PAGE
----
The Food Snob recently received a tip about a new eatery in town in a surprising location. According to our tipster, the new Banks Chevrolet dealership on Manchester Street features a little cafe on the premises. We weren't in the market for a new car, but nonetheless, we headed down to the dealership, dining companion in tow.
We were admittedly skeptical during our drive over to Banks; after all, when one gets hungry, one rarely thinks "We should go to that car dealership for lunch." But, the Snob is all about maintaining an open mind to accompany the open gullet. Plus, rumor was that the cafe in question was a satellite of the fairly excellent Red Blazer, so it must be pretty good, right?
Parking was tough, although that will probably change once renovations are complete. We were ushered inside past an armada of brand new Chevys and Cadillacs. Everything still seemed a bit surreal. Once we laid eyes on the restaurant, everything started to make sense. It was set up like an old-fashioned 50s diner, complete with a counter, bar stools and a neon sign reading "Alice's Restaurant." (Was the Guthrie estate contacted about that?)
The place was surprisingly packed for 1:30 p.m. on a Thursday, although 99 percent or more of the customers appeared to be Banks employees. We took a look at the menu, which consisted of a variety of soups, salads and sandwiches, all with car-themed name, like. the Escalade Cuban panini and the Volt buffalo chicken wedge salad. We settled on a CTS chicken ranchero sandwich (CTS is a kind of car, apparently, although ranchero does sound like a pretty sweet SUV name as well) with a cup of clam chowder and an order of meat lasagna.
While we waited, we scoped out Banks's swanky new digs. Aside from the showroom floor and cafe area, they had a lounge with super-comfy chairs and a huge flatscreen. Can we come over and watch football this Sunday?
Our food was ready shortly, and we dug right in. The chicken ranchero panini ($6.99) was a huge sandwich, served on a flavorful asiago foccacini bread. It consisted of hearty, spiced chicken breast with lettuce, tomato and mozzarella cheese, but the real star was the bacon. There did not appear to be any extraneous sauces, but each bite of the crispy bacon yielded a juicy barbecue flavor that rivaled any bacon the Snob had ever consumed. The clam chowder was equally tasty and perfect on a cold, rainy afternoon. There was a hint of spice that we couldn't quite put our finger on that rounded out what was otherwise a standard clam chowder.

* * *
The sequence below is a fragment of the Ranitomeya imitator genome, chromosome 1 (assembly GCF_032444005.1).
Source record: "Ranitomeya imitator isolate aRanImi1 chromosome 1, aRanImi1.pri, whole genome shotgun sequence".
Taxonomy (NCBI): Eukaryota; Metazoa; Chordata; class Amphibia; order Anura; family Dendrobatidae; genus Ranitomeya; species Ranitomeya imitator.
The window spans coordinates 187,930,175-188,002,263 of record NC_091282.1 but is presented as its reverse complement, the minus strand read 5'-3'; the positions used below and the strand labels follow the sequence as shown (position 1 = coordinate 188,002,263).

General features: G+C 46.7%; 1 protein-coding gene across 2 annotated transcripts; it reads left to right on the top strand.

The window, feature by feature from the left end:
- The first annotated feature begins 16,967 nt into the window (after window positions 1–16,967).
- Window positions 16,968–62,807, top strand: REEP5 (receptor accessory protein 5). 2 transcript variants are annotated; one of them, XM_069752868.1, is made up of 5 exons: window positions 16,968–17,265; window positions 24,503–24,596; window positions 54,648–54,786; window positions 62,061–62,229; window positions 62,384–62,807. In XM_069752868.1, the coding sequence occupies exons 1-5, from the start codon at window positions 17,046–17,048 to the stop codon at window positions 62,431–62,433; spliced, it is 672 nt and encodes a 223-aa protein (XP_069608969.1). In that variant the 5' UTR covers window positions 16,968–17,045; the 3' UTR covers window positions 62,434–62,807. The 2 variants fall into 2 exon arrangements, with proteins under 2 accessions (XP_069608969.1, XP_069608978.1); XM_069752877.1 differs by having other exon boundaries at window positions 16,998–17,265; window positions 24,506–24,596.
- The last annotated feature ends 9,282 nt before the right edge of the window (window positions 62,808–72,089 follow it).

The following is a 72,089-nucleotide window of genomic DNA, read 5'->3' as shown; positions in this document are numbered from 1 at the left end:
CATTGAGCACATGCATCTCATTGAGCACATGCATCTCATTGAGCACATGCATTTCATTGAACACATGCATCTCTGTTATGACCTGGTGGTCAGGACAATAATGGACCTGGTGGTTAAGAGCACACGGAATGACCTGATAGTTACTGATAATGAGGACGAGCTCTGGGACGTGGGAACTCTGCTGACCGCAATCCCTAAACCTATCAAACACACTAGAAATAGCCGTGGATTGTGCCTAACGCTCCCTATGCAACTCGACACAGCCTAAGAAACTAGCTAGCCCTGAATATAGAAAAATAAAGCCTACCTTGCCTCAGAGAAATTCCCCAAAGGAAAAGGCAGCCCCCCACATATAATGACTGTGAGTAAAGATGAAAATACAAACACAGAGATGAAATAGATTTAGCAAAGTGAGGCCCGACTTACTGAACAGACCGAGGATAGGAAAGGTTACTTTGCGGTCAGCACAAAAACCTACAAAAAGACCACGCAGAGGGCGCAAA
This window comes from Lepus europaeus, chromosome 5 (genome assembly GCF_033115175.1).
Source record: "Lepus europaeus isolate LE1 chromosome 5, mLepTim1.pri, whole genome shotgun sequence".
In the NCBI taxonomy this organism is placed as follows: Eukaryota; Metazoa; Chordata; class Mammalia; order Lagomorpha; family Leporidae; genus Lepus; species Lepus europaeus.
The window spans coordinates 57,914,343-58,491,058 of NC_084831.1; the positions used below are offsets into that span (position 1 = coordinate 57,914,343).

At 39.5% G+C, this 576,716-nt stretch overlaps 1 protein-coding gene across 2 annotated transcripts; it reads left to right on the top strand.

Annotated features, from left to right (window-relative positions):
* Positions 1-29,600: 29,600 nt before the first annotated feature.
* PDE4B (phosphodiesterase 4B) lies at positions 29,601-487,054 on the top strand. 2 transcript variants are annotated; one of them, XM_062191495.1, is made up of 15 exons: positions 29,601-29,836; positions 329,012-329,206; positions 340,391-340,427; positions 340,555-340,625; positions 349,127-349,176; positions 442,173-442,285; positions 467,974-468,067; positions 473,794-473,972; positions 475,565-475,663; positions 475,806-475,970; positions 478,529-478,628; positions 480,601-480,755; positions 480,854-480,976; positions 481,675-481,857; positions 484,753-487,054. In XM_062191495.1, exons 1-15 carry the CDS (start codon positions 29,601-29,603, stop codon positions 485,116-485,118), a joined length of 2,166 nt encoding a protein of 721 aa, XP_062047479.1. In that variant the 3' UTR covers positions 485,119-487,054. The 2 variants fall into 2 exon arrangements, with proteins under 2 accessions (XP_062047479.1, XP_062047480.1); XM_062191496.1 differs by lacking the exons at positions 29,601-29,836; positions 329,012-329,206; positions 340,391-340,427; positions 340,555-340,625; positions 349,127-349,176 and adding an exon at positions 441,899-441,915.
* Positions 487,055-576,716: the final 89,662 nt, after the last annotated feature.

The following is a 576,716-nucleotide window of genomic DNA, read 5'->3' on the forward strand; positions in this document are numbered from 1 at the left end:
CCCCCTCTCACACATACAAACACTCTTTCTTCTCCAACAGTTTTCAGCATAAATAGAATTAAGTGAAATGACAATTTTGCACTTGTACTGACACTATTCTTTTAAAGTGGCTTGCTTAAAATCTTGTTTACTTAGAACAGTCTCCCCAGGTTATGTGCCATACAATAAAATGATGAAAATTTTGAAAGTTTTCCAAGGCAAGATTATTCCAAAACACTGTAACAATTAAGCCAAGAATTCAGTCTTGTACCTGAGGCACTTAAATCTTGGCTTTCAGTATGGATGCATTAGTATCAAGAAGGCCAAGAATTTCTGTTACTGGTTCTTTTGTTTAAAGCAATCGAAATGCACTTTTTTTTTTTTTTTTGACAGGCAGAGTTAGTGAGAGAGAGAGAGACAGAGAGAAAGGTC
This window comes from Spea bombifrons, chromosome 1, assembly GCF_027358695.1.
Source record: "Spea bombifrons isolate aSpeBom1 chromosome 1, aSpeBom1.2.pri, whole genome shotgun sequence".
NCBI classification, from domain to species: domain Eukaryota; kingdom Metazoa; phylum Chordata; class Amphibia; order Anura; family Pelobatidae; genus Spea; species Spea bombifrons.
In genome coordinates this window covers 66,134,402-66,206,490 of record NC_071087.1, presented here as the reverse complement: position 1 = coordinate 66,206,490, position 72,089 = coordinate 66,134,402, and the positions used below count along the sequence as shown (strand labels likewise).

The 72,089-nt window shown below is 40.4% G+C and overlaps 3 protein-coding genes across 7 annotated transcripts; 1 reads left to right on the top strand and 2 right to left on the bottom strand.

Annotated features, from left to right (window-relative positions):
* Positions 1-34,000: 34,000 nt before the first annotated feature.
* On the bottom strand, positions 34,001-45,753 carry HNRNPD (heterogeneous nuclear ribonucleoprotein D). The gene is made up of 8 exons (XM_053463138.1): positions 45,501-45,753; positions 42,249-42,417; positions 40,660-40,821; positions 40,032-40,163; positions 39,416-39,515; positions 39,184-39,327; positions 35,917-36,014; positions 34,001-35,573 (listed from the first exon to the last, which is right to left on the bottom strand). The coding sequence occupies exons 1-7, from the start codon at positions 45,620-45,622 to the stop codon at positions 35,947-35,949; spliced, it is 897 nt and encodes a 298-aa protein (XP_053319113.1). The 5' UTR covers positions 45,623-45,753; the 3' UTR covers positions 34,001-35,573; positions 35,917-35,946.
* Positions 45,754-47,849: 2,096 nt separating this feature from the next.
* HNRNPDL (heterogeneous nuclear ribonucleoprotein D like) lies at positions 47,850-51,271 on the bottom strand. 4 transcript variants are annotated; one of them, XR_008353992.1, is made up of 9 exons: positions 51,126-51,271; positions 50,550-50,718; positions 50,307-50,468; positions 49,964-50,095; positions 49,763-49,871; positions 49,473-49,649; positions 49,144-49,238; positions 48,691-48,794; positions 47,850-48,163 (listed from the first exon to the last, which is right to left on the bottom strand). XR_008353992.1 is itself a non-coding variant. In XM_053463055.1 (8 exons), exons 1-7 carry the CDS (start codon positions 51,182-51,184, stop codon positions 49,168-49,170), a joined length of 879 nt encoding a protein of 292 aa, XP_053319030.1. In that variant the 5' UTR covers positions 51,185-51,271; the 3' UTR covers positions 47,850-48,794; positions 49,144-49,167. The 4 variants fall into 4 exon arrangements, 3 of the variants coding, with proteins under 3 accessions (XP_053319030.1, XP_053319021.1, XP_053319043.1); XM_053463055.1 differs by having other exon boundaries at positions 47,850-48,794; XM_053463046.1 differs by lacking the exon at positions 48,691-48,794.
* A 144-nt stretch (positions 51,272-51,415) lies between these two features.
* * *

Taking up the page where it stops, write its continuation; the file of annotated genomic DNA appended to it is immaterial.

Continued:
The hot meal of the day, meat lasagna, was indeed quite a meal. Served with a wedge of buttery garlic bread, the lasagna most definitely tasted as if it were homemade. The generous serving was topped with a thick layer of melted cheese, browned to perfection, and the interior featured both red and green peppers, a tasty surprise. The meat was flavorful and in balance to the rest of the dish, and also featured bits of sausage or kielbasa, a well-selected accompaniment to the ground beef. It was comfort food at its finest, and as with all good comfort food, it came with a strangely satisfying food coma that followed a short time later.
We were stuffed to the gills after our meal, but we couldn't resist that all-American diner meal topper, the slice of pie from a countertop glass display case. Our slice of pecan came as is, without any bells and whistles, at least on the surface. However, our first taste revealed a surprise ingredient: brandy. This extra kick took the pecan pie from zero to 60 in just one bite.
Overall, we were pleasantly surprised and satisfied by our trip to Alice's Restaurant. And the best part was, no one tried to sell us a car while we were there!